As Dulce Martinez attempted to access her casino rewards account to make reservations for an upcoming business trip, she was met with a recurring error message on Monday.
That’s odd, he thought, then took to Facebook to search for clues about the problem in the MGM Resorts International loyalty group. There, he learned that the largest casino owner in Las Vegas had fallen victim to a cyber security breach.
Martinez, 45, immediately checked her bank statement for the credit card linked to the loyalty account. Now he was greeted with four new transactions that he didn’t recognize — with each transaction, he said, the fees increased from $9.99 to $46. He canceled the credit card.
Martinez, a Los Angeles-based publisher in disbelief at the thought of what other information the hackers may have stolen, said he signed up for a credit report monitoring program that costs him $20 a month.
“It’s been a problem for me,” he said, “but now I’m monitoring my credit and taking these extra steps now.”
According to MGM Resorts, the incident began on Sunday and affected bookings and casino floors in Las Vegas and other states. Videos on social media showed video game machines that had blacked out. Some customers said their hotel room cards didn’t work. Others said they would cancel their trips this weekend.
Friday marked the sixth day that bookings were still low and MGM Resorts was offering penalty-free room cancellations until September 17. Company spokesman Brian Ahern declined to answer questions from The Associated Press on Friday, including what information had been obtained. compromised in breach.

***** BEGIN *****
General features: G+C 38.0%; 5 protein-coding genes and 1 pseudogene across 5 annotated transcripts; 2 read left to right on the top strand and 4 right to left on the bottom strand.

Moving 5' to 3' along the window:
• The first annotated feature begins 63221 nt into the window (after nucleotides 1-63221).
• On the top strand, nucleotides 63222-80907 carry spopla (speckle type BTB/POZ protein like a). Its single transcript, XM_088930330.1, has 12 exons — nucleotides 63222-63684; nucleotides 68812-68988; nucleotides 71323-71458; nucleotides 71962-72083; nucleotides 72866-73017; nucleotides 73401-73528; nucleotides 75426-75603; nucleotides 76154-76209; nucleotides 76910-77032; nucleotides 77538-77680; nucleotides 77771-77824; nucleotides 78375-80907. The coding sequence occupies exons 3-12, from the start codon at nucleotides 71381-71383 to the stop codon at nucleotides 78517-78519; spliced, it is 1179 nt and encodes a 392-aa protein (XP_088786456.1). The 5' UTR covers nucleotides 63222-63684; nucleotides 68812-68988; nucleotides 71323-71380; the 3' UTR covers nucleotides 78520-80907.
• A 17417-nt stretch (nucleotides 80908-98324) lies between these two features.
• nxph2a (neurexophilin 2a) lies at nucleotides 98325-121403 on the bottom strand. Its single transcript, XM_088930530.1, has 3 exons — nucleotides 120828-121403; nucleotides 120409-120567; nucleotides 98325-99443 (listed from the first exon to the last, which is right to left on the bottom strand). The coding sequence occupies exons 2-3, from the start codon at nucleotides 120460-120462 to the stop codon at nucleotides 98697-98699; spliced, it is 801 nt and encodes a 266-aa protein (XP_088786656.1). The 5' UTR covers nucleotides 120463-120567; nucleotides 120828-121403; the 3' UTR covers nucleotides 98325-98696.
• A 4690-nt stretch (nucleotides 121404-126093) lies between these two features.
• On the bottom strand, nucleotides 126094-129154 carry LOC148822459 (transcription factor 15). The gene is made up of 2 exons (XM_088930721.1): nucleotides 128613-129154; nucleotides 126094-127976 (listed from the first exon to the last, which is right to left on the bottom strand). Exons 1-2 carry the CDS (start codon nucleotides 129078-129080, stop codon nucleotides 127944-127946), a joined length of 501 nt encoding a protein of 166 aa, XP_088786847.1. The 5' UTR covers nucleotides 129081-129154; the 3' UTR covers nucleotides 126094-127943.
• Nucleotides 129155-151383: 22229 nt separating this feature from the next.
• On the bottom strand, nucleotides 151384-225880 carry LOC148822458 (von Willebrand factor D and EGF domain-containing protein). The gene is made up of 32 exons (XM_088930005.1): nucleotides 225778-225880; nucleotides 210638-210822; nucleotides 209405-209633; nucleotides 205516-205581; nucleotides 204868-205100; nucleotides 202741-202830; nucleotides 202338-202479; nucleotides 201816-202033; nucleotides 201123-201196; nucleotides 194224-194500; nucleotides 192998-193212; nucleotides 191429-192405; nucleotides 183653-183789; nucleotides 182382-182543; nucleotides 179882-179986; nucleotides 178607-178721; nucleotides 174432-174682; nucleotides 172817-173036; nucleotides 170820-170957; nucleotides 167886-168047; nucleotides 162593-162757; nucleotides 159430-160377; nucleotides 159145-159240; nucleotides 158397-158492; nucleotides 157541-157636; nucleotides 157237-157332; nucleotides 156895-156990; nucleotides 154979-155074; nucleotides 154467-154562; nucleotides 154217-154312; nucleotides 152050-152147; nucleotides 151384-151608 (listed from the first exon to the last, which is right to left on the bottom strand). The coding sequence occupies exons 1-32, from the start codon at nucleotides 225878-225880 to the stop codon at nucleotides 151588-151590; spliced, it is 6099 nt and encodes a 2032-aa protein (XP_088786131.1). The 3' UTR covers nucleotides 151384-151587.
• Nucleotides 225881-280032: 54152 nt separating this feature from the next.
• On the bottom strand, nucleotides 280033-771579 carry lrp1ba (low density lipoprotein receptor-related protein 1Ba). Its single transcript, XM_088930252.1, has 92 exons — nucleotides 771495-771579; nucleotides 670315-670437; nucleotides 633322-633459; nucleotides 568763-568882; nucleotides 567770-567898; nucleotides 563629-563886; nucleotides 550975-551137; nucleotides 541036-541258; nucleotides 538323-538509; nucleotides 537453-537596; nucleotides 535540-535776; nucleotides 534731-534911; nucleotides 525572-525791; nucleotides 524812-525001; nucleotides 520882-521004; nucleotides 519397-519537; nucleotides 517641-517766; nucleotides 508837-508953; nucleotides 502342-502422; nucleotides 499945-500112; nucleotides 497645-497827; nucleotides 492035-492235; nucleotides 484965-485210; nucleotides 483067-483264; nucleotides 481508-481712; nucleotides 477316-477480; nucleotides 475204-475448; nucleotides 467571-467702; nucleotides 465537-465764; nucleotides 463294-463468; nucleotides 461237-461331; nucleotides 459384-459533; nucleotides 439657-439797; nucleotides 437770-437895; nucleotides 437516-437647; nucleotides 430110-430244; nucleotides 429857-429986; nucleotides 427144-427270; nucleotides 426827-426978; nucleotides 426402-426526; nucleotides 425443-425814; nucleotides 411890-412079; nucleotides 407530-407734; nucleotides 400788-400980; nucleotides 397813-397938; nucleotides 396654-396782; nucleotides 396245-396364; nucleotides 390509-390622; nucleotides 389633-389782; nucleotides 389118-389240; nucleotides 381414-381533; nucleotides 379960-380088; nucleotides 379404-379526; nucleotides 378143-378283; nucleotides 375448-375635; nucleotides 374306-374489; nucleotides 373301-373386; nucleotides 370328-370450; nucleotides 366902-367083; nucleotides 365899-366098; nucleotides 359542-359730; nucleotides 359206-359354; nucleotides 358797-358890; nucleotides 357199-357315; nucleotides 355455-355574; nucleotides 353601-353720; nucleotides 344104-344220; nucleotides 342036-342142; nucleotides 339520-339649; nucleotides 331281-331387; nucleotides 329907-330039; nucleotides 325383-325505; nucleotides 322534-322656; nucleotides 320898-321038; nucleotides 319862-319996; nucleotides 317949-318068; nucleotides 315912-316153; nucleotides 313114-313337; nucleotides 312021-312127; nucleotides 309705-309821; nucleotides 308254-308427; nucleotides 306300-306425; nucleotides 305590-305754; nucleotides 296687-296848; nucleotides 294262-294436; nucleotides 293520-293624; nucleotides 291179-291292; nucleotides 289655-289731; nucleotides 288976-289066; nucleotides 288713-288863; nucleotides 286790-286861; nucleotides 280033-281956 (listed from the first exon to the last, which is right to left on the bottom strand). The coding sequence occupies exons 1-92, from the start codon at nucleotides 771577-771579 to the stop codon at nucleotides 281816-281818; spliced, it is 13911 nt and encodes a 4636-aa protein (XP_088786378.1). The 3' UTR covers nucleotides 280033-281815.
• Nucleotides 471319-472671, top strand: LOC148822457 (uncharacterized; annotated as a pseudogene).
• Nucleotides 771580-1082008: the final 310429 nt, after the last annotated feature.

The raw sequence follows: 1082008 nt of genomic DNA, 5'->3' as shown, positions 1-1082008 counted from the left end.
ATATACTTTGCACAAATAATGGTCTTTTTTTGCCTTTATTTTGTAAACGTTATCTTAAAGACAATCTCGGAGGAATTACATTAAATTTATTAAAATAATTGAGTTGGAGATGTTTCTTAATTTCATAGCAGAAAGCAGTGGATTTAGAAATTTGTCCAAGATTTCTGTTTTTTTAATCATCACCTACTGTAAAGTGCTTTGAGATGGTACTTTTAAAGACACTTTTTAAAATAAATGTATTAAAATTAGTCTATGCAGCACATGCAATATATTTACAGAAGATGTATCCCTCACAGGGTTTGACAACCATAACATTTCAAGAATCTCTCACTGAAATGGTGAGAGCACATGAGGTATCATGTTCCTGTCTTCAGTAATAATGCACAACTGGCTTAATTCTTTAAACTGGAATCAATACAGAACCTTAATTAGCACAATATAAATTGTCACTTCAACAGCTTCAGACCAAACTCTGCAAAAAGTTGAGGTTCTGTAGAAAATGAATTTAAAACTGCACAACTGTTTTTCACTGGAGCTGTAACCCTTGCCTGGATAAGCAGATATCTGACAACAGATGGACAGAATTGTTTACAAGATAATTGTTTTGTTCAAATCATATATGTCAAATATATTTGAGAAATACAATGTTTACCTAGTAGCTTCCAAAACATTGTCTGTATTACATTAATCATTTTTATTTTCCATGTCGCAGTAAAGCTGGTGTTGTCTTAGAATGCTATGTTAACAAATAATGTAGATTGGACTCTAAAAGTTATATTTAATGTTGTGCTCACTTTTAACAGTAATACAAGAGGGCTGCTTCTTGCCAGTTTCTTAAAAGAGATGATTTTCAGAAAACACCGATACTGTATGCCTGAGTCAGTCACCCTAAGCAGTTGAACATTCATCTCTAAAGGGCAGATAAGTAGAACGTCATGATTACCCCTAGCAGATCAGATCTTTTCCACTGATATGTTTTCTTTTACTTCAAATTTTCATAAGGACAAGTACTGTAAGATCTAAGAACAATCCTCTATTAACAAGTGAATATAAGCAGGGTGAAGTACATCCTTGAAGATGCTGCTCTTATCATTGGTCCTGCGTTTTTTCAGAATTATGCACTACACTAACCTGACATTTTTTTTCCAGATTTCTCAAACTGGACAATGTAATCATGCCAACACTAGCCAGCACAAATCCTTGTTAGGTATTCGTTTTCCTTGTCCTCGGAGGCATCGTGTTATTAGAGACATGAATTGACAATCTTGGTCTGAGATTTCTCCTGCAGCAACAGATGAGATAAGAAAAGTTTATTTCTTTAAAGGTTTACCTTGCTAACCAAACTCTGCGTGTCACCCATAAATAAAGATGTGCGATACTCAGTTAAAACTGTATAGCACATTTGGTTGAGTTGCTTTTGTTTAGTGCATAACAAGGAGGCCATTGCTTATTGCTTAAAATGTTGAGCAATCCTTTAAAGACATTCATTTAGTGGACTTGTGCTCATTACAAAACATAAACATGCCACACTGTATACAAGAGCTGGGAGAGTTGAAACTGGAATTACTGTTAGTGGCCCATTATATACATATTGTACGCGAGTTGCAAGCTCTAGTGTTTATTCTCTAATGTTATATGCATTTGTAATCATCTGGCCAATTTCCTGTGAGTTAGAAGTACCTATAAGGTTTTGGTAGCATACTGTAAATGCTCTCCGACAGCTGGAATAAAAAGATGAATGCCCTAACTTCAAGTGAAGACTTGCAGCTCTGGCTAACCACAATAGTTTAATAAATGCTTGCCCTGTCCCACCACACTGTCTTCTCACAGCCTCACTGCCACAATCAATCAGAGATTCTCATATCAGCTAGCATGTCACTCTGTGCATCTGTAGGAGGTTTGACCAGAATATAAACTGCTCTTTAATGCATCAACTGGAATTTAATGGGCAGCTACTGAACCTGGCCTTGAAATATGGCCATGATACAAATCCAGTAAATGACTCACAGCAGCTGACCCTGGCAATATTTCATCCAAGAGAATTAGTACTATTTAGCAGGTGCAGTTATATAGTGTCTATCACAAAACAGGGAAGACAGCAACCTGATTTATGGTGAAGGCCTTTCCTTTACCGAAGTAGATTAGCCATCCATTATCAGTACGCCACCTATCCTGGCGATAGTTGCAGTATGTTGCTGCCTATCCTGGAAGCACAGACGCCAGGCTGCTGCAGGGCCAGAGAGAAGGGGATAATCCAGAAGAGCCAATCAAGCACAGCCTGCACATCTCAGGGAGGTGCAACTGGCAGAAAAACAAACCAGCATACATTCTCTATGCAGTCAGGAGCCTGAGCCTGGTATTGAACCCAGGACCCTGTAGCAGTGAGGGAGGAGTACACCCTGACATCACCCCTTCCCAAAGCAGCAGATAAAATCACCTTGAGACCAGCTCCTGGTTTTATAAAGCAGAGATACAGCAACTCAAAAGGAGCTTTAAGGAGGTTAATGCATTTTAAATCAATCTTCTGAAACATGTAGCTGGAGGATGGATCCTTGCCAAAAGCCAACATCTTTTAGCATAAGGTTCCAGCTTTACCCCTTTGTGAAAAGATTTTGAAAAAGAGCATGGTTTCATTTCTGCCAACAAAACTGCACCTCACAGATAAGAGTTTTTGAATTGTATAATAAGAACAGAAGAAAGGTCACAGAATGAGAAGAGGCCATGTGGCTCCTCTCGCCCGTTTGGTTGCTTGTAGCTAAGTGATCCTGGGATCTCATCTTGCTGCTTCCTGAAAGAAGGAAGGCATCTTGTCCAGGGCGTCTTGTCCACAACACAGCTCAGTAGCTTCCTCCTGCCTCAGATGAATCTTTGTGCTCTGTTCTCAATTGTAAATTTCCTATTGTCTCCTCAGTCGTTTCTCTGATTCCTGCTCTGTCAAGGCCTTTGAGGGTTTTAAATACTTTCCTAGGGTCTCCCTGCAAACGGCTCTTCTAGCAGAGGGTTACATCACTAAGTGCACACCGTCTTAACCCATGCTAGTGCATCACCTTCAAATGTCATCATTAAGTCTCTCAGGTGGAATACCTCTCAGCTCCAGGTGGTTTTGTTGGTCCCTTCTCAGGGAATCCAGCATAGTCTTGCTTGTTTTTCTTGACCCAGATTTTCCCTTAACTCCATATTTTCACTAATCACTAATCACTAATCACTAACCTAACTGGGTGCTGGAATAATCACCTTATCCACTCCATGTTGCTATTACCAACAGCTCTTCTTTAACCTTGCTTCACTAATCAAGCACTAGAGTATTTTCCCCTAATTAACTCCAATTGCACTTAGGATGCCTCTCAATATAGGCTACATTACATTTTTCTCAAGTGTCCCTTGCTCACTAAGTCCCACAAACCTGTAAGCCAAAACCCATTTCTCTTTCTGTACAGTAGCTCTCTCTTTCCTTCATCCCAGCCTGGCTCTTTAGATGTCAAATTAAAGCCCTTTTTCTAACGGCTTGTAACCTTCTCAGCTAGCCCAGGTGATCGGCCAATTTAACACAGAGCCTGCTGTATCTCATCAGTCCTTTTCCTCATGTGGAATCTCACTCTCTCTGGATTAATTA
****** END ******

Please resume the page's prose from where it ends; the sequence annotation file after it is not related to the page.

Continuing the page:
On Thursday, Caesars Entertainment – the world’s largest casino owner – also confirmed that it had been the target of a cyber security attack. The casino giant said computer operations at its casino and hotels were not disrupted, but could not say for sure that the personal information of tens of millions of customers was safe after the breach.
The security attacks that prompted the FBI investigation shatter the common perception that casino security requires an “Oceans 11”-level effort to defeat it.
“When people think of security, they think of really big supercomputers, firewalls and lots of security systems,” said Yoohwan Kim, a computer science professor at the University of Nevada, Las Vegas whose expertise includes network security.
It’s true, Kim said, that casino giants like MGM Resorts and Caesars are protected by sophisticated — and expensive — security measures. But no system is perfect.
“Hackers are always fighting for that 0.0001 percent weakness,” Kim said. “Usually this weakness is related to people, like phishing.”
Tony Anscombe, head of San Diego-based cybersecurity firm ESET, said it appears the attacks may have been carried out as a “socially engineered attack,” meaning the hackers used tactics such as phone calls, text messages or phishing emails. to break the system.
“Security is only as good as its weakest link, and unfortunately, as with many cyberattacks, cybercriminals use human behavior to gain access to a company’s crown jewels,” Anscombe said.
After security breaches left some floors of a Las Vegas casino deserted this week, a hacker group emerged online claiming responsibility for an attack on Caesars Entertainment’s systems and said it had asked the company to pay a $30 million ransom.
It has not been officially determined whether either of the affected companies paid a ransom to regain control of their data. But if someone had done that, experts said, more attacks could be coming.
“If it happened to MGM, the same thing could happen to other properties,” said Kim, the UNLV professor. – There will definitely be more attacks. That’s why they have to prepare.”